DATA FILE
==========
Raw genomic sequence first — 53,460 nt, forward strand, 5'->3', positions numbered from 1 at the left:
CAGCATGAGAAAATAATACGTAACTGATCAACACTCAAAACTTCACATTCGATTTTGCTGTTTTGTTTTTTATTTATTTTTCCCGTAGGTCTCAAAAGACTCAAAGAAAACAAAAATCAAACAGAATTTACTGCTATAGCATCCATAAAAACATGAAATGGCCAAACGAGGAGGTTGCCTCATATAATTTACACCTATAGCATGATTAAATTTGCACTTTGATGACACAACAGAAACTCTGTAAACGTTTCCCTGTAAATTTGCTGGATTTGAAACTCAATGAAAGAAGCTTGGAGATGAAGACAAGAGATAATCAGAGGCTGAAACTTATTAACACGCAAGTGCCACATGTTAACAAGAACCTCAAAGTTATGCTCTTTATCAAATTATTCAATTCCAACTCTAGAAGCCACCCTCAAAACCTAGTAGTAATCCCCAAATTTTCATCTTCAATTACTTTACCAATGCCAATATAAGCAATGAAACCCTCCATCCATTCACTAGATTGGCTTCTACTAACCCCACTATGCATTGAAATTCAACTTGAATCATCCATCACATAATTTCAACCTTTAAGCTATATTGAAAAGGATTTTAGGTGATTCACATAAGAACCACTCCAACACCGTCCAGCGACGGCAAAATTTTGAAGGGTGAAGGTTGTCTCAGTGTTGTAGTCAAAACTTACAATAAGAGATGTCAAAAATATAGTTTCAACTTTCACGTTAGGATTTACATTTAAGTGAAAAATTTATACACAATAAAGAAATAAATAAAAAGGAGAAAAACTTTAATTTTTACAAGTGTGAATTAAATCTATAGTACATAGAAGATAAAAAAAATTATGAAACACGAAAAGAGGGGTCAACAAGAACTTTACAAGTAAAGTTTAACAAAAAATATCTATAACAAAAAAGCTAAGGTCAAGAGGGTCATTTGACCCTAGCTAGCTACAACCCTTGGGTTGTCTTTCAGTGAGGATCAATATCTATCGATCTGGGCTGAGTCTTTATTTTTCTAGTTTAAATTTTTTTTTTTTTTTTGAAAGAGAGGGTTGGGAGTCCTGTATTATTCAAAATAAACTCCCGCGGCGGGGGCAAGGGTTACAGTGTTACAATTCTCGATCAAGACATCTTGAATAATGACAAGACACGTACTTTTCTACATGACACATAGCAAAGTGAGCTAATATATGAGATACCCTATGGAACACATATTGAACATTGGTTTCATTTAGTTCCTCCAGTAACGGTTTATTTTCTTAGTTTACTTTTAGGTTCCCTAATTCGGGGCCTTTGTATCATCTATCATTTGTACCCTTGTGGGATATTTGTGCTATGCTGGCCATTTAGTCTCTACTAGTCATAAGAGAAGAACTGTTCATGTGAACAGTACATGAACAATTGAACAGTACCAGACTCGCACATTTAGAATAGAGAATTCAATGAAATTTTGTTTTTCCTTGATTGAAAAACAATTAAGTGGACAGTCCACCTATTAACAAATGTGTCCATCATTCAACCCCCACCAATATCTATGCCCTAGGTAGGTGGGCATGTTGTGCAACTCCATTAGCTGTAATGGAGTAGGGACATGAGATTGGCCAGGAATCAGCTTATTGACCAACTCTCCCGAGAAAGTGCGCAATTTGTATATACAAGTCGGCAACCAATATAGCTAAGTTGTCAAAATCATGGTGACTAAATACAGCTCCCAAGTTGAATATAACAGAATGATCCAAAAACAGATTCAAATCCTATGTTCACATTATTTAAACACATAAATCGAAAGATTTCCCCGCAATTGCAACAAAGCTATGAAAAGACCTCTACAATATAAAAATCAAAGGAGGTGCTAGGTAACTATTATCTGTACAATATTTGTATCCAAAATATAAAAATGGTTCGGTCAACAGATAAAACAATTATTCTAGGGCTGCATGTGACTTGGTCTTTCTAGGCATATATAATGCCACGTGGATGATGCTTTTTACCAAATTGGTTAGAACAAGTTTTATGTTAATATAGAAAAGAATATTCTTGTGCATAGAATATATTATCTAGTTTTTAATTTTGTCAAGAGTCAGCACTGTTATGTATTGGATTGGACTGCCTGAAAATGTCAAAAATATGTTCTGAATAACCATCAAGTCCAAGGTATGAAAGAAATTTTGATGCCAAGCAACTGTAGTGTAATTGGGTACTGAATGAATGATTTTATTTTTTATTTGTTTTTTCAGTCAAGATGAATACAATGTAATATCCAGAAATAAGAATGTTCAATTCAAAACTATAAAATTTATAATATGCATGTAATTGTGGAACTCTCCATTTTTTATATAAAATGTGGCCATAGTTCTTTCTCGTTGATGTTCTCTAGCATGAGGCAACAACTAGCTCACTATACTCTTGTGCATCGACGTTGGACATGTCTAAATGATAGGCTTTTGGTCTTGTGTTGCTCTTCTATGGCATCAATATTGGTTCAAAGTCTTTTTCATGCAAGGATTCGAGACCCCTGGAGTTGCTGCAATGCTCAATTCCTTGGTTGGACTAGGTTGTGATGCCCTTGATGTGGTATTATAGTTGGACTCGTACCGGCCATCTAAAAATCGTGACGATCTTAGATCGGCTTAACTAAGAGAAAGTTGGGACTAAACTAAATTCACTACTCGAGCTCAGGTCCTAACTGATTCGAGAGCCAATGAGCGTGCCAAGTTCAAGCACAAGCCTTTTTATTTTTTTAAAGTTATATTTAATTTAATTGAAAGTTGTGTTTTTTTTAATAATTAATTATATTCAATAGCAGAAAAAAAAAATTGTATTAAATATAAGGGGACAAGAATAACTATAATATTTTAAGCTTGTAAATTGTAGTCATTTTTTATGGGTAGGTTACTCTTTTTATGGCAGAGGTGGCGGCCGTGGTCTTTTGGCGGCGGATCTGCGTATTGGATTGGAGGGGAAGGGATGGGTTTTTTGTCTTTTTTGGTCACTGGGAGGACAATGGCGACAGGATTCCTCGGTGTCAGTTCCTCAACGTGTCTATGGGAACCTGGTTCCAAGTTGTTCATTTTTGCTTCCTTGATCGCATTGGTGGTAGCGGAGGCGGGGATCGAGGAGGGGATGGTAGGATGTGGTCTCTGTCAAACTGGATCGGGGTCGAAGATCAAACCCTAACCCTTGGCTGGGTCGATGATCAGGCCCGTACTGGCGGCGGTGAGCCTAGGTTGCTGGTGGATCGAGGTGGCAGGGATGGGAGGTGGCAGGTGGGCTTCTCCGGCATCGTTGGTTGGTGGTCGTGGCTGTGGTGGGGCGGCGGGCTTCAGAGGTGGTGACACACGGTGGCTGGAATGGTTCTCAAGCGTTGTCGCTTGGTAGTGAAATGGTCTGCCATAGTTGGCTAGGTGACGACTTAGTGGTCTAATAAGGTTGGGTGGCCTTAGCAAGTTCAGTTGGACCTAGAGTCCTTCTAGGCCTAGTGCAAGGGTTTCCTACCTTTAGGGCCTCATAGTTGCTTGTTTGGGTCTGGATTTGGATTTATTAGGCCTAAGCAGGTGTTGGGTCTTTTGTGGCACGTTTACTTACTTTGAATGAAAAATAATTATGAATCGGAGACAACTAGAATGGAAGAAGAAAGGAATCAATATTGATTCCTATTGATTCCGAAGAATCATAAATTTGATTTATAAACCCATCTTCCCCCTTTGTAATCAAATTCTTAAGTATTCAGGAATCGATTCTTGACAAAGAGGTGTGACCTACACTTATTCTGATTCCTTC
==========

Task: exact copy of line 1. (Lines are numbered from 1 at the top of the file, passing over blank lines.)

Raw genomic sequence first — 53,460 nt, forward strand, 5'->3', positions numbered from 1 at the left: